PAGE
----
Figure 1 Sagittal angiotomography slice, showing two aneurysms of the superior mesenteric artery.  

Figure 2 Three-dimensional angiotomography reconstruction, showing two aneurysms of the superior mesenteric artery.  

Figure 3 Intraoperative photograph, showing the proximal aneurysm on the left and the distal aneurysm on the right.  

Figure 4 Intraoperative photograph, showing the aneurysm lumen opened to remove the thrombi.  

Figure 5 Postoperative control angiotomography, showing the superior mesenteric artery patent, with prosthetic graft.  


Aneurysms of the SMA are the third most common type of visceral aneurysm, after aneurysms of the splenic artery and the hepatic artery. In almost all cases, including the case of the patient described here, the aneurysm is within the first 5 proximal cm of the SMA and does not involve the projection of the middle colic artery. 5-7

Infectious etiologies caused by septic embolism, provoking what are known as mycotic aneurysms, generally affect patients under the age of 50 who have a history of bacterial endocarditis and intravenous drug use. Other causes that merit mention are atherosclerosis (primarily in elderly patients), connective tissue diseases, rheumatoid arthritis, pancreatitis, trauma, Behçet’s disease, neurofibromatosis, and syphilis. 3,8-10 Historically, infectious etiology was considered the principal cause of aneurysms of the SMA, responsible for around 60% of cases. 5 However, more recent studies suggest atherosclerosis is the most common causative factor and just 4.8% of the patients have infectious etiologies. Nevertheless, many authors still consider atherosclerosis to be a secondary process. 7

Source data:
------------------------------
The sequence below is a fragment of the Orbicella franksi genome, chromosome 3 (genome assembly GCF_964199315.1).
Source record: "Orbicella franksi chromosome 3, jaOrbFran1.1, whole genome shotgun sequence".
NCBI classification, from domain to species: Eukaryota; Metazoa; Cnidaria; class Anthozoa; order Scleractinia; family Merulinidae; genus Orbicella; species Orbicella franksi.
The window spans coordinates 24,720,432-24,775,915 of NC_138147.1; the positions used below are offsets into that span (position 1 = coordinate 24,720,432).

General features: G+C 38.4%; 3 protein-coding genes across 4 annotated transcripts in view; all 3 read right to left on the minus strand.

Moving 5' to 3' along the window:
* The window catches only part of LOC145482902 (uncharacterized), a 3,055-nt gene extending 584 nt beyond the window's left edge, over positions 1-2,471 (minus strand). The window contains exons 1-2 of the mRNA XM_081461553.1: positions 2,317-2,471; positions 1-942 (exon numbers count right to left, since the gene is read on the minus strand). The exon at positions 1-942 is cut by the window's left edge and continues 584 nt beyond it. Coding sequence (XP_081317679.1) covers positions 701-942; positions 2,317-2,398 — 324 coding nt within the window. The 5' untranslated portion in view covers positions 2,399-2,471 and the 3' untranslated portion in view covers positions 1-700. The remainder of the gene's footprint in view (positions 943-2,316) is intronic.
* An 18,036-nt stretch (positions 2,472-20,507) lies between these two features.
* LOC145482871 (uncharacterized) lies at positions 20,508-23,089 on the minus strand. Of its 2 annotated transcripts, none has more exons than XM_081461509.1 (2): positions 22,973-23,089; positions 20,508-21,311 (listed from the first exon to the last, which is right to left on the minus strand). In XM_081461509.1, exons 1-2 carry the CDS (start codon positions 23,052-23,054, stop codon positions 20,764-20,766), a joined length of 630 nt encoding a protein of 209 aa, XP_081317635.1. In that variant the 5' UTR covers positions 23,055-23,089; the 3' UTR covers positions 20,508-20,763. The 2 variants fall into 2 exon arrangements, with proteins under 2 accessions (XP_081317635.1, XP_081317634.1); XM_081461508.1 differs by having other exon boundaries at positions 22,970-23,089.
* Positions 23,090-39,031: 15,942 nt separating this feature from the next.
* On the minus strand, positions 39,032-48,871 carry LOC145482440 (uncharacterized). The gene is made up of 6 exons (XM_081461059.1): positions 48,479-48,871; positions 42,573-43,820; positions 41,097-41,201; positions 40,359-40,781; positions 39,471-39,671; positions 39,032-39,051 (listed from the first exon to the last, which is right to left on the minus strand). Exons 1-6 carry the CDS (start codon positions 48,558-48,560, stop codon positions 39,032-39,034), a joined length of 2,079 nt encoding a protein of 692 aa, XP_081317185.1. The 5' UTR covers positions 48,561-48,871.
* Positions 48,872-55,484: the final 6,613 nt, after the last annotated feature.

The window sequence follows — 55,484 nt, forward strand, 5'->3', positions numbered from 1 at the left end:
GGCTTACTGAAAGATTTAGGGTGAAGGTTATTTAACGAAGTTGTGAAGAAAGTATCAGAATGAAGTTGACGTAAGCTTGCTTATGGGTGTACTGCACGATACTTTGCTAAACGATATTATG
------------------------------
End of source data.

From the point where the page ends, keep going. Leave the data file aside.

In contrast with other aneurysms of the visceral arteries, which in general are asymptomatic, more than 90% of aneurysms of the SMA are symptomatic, manifesting with nonspecific abdominal pains and mimicking gastrointestinal pathologies. 8,11 Fever (in mycotic types), nausea, vomiting, jaundice, and gastrointestinal bleeding can also occur. 2,3 Rarely, a mobile abdominal pulsating mass or an abdominal murmur can be detected during a physical examination. 8